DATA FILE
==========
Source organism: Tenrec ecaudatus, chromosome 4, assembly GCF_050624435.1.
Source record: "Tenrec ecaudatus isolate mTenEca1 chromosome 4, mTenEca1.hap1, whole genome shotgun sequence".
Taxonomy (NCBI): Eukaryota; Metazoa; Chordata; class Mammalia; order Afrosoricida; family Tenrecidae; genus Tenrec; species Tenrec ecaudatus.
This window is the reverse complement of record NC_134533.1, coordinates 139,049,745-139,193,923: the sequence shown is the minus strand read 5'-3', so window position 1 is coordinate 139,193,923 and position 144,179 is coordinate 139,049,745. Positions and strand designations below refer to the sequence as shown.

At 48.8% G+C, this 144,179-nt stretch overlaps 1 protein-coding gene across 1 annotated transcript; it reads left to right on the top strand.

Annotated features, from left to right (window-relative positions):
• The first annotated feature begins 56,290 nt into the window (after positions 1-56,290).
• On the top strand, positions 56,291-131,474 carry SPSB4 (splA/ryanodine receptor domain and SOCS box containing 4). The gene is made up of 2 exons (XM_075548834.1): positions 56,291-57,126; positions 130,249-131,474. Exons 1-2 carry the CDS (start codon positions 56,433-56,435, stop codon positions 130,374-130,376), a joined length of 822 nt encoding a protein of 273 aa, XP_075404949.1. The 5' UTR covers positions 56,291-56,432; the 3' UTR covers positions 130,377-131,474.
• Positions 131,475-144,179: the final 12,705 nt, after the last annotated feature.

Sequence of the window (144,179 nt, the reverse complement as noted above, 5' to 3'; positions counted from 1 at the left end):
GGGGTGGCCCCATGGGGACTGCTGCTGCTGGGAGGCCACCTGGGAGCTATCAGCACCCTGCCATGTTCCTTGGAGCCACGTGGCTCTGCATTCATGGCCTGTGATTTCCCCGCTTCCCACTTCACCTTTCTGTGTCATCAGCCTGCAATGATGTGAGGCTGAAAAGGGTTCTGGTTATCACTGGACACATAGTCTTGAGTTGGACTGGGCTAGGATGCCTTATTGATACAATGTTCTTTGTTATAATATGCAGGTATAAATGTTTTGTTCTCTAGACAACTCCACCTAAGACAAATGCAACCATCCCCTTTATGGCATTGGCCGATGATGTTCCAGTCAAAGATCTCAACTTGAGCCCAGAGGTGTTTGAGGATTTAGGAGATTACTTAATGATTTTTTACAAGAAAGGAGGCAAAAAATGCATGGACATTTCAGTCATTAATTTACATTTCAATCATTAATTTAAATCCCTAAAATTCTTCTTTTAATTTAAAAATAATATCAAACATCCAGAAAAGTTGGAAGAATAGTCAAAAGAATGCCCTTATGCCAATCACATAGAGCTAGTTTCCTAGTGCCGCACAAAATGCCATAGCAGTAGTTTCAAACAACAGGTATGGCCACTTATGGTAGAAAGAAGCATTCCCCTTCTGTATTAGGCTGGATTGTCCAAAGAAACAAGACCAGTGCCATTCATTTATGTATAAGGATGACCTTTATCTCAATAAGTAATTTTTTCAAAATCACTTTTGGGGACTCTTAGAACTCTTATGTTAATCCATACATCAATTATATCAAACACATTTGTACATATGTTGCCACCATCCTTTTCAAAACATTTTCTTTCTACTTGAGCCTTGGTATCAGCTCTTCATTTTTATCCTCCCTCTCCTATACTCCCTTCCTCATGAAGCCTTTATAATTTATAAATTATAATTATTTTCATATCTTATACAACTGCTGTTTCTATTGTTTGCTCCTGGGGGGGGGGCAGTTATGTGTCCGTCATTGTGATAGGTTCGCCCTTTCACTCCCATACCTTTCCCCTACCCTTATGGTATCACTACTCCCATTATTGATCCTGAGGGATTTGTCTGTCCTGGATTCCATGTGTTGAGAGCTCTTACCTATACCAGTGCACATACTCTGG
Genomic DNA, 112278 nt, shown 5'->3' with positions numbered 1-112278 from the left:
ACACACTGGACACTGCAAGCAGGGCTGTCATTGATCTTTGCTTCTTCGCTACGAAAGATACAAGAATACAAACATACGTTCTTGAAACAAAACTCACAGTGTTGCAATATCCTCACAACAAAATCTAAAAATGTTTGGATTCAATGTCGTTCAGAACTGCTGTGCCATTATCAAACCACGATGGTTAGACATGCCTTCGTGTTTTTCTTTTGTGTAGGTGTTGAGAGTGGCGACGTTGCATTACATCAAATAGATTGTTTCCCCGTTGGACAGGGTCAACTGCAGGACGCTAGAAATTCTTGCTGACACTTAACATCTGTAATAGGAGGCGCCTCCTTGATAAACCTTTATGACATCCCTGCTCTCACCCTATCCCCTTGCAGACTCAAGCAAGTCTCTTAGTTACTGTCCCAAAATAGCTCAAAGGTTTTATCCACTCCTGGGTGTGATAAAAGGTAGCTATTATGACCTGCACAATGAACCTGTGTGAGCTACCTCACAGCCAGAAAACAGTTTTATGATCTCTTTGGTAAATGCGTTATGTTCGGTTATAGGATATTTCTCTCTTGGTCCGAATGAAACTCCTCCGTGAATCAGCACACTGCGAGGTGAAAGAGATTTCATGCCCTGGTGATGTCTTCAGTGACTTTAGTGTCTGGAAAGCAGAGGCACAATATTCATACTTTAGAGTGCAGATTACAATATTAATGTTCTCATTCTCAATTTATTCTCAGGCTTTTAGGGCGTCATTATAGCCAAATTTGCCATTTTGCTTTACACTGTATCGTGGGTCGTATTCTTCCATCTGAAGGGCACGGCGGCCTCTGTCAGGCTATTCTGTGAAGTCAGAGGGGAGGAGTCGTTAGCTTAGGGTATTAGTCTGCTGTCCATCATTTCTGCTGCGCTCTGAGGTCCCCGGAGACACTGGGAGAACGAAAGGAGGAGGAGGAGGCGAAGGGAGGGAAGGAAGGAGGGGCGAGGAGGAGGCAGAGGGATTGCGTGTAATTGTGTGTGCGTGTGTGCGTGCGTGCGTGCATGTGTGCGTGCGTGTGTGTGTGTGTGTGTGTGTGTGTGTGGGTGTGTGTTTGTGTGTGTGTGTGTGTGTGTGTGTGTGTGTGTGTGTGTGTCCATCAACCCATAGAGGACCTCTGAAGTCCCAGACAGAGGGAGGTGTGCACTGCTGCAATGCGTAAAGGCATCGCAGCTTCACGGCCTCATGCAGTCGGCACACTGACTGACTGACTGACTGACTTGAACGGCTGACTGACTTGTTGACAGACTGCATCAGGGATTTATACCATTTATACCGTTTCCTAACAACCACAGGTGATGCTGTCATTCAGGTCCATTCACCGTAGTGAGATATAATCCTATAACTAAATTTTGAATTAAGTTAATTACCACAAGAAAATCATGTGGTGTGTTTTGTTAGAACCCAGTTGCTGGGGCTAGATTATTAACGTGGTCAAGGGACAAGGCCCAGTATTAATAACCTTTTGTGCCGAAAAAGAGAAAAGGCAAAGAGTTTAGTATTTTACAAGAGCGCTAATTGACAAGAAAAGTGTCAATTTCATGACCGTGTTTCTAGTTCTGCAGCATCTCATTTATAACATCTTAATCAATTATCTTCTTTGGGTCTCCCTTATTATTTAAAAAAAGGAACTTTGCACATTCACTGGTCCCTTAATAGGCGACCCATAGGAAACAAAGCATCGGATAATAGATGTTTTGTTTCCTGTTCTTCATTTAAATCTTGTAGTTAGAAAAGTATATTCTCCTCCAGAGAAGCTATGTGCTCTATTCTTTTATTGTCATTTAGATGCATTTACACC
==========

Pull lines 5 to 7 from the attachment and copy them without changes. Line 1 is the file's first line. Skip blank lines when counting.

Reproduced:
At 48.8% G+C, this 144,179-nt stretch overlaps 1 protein-coding gene across 1 annotated transcript; it reads left to right on the top strand.

Annotated features, from left to right (window-relative positions):
• The first annotated feature begins 56,290 nt into the window (after positions 1-56,290).